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Their own spray gun works pretty well. And the hoses they come with for getting the hard to reach spots make it a breeze. I don't know how you guys are getting it to drip all over the place. I'm on my third five gallon bucket since I started using and haven't had that problem. I have a box of rubber body plugs for the times I have to drill a hole to get into a spot, like doors. My only complaint with the stuff, is it's hard to load the spray gun because the stuff doesn't flow. But it sprays just fine.
 

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Their own spray gun works pretty well. And the hoses they come with for getting the hard to reach spots make it a breeze. I don't know how you guys are getting it to drip all over the place. I'm on my third five gallon bucket since I started using and haven't had that problem. I have a box of rubber body plugs for the times I have to drill a hole to get into a spot, like doors. My only complaint with the stuff, is it's hard to load the spray gun because the stuff doesn't flow. But it sprays just fine.
Thats a lot of fluid flim. I don't think i used that much on my tundra in all the years i owned it. Maybe i should of used it more often than once a year.
I think it depends on the vehicle when you need to start drilling holes to get that stuff inside the panels. I never did the rockers or elsewhere on my old truck and they never had a speck of rust in nearly 20 years.
 

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On my Ford/GM’s I’ve always considered the rocker panels to be highest priority. They have plugs in them, (as well as random open holes that I’ve experimented with plugging in an attempt to keep salt Out), but I always pump a lot of product into rockers.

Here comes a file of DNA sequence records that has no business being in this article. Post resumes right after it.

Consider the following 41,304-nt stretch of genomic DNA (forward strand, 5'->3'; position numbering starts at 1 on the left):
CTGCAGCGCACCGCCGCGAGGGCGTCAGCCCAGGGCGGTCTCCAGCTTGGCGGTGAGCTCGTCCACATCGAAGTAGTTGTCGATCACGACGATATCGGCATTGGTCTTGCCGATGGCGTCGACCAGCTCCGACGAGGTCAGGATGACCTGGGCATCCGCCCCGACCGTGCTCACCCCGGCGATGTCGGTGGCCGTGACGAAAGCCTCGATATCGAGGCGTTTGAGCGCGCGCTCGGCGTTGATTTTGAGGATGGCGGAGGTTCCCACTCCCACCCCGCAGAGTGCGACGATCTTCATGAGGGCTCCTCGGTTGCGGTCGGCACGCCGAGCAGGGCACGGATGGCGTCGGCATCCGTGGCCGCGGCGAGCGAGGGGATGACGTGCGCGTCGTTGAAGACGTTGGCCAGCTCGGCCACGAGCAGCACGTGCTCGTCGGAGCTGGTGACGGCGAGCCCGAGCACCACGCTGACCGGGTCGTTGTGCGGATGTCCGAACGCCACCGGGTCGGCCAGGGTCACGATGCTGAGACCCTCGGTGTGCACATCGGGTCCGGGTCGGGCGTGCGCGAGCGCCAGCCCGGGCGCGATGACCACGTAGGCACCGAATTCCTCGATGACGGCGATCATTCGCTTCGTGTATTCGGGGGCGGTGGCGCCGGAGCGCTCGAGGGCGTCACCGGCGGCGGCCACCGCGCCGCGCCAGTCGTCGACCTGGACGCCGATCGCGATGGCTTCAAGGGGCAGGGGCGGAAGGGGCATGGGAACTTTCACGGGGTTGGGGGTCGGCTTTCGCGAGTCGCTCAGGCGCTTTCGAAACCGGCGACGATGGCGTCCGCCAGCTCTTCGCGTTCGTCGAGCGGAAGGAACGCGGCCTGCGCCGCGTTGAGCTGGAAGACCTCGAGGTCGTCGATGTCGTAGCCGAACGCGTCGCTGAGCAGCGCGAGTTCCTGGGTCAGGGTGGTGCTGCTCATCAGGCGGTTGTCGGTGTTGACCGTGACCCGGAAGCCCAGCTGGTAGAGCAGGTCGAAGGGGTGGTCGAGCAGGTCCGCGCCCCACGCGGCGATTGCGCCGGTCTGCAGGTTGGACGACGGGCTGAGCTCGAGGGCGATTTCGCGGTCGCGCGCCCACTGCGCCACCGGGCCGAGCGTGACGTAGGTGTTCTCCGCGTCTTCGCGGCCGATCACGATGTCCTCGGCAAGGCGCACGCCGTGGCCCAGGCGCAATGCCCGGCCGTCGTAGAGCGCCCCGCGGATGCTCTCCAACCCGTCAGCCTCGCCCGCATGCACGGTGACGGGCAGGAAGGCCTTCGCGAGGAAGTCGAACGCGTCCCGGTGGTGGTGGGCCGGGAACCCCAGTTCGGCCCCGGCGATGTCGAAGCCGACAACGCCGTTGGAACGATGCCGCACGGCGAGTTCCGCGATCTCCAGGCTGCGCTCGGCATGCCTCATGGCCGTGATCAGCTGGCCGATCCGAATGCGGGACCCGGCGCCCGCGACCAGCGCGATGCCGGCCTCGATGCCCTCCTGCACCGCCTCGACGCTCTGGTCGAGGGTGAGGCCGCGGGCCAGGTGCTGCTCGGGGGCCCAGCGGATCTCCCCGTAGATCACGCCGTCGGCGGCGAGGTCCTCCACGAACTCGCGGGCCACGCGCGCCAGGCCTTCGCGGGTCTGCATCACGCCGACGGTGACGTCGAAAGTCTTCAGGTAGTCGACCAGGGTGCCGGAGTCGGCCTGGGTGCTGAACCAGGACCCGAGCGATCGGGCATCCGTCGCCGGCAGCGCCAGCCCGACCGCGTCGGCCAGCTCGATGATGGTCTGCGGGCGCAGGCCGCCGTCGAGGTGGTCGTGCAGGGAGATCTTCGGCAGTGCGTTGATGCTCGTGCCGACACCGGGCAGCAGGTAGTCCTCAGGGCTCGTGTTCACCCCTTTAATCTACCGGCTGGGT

Then it drips onto the running boards.
 

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Thats a lot of fluid flim. I don't think i used that much on my tundra in all the years i owned it. Maybe i should of used it more often than once a year.
I think it depends on the vehicle when you need to start drilling holes to get that stuff inside the panels. I never did the rockers or elsewhere on my old truck and they never had a speck of rust in nearly 20 years.
I should have specified it's not one one vehicle, I use it at work on a small municipal fleet.
 

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On my Ford/GM’s I’ve always considered the rocker panels to be highest priority. They have plugs in them, (as well as random open holes that I’ve experimented with plugging in an attempt to keep salt Out), but I always pump a lot of product into rockers.
Then it drips onto the running boards.
they put the holes in things so if water gets in it can drain, when you seal them up, you typically make things worse,a s water will creep into places as well as condensation
its why places like them are normally the first places to rust, minus spots salt builds up and stays in longer!

this is again, why I wish OEM's would start using better coatings over what they use now
there are a LOT of better paints and likes that can stand up to water and chemicals better
and with the price of today's new vehicles, it shouldn;t be asking too much for them to last longer from rusting out!,
Hell it should be down right expected!
vehicles motors are lasting longer than ever, yet body's are not, nor frames, should; be a dam crime how fast they can be eating by road salt that wee have NO choice but to drive in!
need a fancy greedy lawyer to start a class action suit against DOT"S and there salt that eats our vehicles HAHA!